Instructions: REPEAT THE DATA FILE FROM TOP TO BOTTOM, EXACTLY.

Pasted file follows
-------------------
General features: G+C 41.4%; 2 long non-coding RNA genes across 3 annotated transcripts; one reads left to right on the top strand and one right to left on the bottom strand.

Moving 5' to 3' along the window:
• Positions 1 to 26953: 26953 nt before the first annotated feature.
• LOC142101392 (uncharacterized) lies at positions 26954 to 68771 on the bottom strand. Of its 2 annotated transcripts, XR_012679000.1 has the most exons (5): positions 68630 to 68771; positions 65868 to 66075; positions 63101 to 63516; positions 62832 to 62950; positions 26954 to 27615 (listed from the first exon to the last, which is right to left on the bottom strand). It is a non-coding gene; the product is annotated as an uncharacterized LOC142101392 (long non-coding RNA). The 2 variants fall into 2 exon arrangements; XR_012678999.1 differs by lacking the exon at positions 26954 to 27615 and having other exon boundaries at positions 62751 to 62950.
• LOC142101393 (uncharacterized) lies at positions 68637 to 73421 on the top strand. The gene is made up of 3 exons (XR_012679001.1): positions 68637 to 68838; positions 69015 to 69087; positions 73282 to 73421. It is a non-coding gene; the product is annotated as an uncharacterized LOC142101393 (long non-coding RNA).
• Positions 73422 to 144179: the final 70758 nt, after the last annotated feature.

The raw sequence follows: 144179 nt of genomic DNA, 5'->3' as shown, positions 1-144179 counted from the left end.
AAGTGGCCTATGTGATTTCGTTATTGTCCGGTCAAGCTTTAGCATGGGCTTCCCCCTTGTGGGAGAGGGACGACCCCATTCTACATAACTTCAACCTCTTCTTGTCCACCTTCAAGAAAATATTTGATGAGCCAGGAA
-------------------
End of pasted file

General features: G+C 41.4%; 2 long non-coding RNA genes across 3 annotated transcripts; one reads left to right on the top strand and one right to left on the bottom strand.

Moving 5' to 3' along the window:
• Positions 1 to 26953: 26953 nt before the first annotated feature.
• LOC142101392 (uncharacterized) lies at positions 26954 to 68771 on the bottom strand. Of its 2 annotated transcripts, XR_012679000.1 has the most exons (5): positions 68630 to 68771; positions 65868 to 66075; positions 63101 to 63516; positions 62832 to 62950; positions 26954 to 27615 (listed from the first exon to the last, which is right to left on the bottom strand). It is a non-coding gene; the product is annotated as an uncharacterized LOC142101392 (long non-coding RNA). The 2 variants fall into 2 exon arrangements; XR_012678999.1 differs by lacking the exon at positions 26954 to 27615 and having other exon boundaries at positions 62751 to 62950.
• LOC142101393 (uncharacterized) lies at positions 68637 to 73421 on the top strand. The gene is made up of 3 exons (XR_012679001.1): positions 68637 to 68838; positions 69015 to 69087; positions 73282 to 73421. It is a non-coding gene; the product is annotated as an uncharacterized LOC142101393 (long non-coding RNA).
• Positions 73422 to 144179: the final 70758 nt, after the last annotated feature.

The raw sequence follows: 144179 nt of genomic DNA, 5'->3' as shown, positions 1-144179 counted from the left end.
AAGTGGCCTATGTGATTTCGTTATTGTCCGGTCAAGCTTTAGCATGGGCTTCCCCCTTGTGGGAGAGGGACGACCCCATTCTACATAACTTCAACCTCTTCTTGTCCACCTTCAAGAAAATATTTGATGAGCCAGGAA